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For the Pittsburgh Steelers to be super, Ben Roethlisberger and the offense must deliver

As the black and gold prepare for their season opener next Monday in our nation's capital, the path to a 7th Lombardi trophy lies in the play of their hall of fame QB and the weapons at his disposal.

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I don't claim to be Carnac. I've never owned a crystal ball, nor do I have tarot cards or a ouija board. The supernatural experiences I've had in my life number zero.

So, as I begin to lay out my thoughts on how the 2016 Pittsburgh Steelers will do, please don't accuse me of any of the above. 

Save your name calling, slings and arrows for something much simpler like Captain Obvious.

This much is simple, and it's never going to change until a guy named Roethlisberger isn't the starting quarterback for your beloved Pittsburgh Steelers.

Any amount of success this team is going to have will always hinge on a variety of factors. That can be said about any team in any sport at the beginning of a new year. But for the Steelers to win, win often and go deep into January, it's very clear that without the services of a healthy No. 7, you can pretty much write off any playoff run.

To list the accomplishments of Ben Roethlisberger for historical purposes isn't necessary. His play entering his 13th NFL season is well documented, but it goes without saying that his play, his success, his accuracy and most important, his health is the key to a 10-11 win season, a home playoff game and a deep run that could end at NRG Stadium in Houston.

Not having the services of Le'Veon Bell for the first three games hurts. Learning to put down the bong would be smart at this stage of his career, but I'm not trying to pass some sort of social judgement on the kid. That's a topic for another day.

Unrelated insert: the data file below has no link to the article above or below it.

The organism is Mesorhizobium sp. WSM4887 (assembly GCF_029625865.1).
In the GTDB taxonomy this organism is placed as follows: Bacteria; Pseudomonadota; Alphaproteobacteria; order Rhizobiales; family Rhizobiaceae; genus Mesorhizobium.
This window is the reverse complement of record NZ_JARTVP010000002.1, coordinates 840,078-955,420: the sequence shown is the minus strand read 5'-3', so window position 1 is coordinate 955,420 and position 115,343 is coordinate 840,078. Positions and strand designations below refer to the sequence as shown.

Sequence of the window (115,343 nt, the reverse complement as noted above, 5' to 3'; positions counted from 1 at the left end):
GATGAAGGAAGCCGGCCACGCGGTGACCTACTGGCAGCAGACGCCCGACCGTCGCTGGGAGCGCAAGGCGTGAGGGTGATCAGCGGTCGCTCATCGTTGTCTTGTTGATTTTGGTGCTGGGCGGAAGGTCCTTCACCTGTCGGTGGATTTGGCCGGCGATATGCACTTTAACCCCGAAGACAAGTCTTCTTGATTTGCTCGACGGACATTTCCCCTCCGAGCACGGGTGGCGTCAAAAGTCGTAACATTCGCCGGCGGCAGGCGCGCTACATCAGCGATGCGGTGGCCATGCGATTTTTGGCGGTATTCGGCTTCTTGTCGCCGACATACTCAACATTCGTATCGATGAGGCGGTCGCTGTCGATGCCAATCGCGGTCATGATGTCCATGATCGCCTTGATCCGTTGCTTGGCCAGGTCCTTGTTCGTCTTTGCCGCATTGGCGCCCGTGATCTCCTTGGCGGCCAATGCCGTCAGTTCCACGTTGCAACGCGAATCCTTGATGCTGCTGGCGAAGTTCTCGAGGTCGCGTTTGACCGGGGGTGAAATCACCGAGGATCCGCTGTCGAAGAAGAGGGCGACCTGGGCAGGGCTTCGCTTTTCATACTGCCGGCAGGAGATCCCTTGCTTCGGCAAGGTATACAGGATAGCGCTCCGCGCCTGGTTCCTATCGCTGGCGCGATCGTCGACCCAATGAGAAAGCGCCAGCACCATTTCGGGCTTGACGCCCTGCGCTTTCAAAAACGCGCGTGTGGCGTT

Having the league's premier wide receiver is nice. It helps to offset the loss of Bell knowing you have a game-changing player like Antonio Brown who can catch any pass at any range on the field and change the course of play in a matter of seconds. A healthy Ben could equal the first 2,000 yard receiving season in NFL history this season. It's a goal for Brown and the only way to see it come to fruitions is through the arm of a guy like Roethlisberger who must be upright to make this possible.

Speaking of upright, the offensive line holds the cards to this hand. With a healthy Maurkice Pouncey to anchor the line, it's a good start. Having missed 31 of the past 48 regular season games due to injury make him a slight question mark that will be closely monitored by head coach Mike Tomlin and his staff. When you add veterans like David DeCastro, Ramon Foster and Marcus Gilbert to the mix, Ben should get the protection he needs.

Three additional names that need to be contributing factors in this complex equation include Markus Wheaton, Sammie Coates and Jesse James. The first two will get plenty of one-on-one coverage with Brown wreaking havoc down field on opponent's secondaries. Beating their guy for Ben will only make this engine run hotter than normal. James just needs to be average. He's replacing Heath Miller. He doesn't have to be Heath, just be good enough to have an impact when he is called upon.

I, for one, feel this will be a historic season for Roethlisberger. If anything is certain, it's that Ben can get it done when needed. His size makes him hard to bring down. His age gives him the wisdom of 12 previous campaigns to rely on for experience. It's these battles and big games you can't measure when it's crunch time. His poise in the pocket and out of it when that breaks down make him, along with the Packers Aaron Rodgers, almost impossible to defend against.

So please be gentle. I'm not reinventing the wheel here. I'm not breaking any real news. I'm just keeping it simple. To win the AFC North. To go deep into the playoffs. To book passage to Super Bowl LI, it's a fairly simple plan. Give Ben Roethlisberger the ball and some time to throw. The rest should fall into place. 11-5 & another AFC North title await this team if the above comes to pass.

John Phillips is the author of this article. He has covered sports professionally for 25 years, much of it in Pittsburgh. You can follow JP on the Twitter @PGHJohnPhillips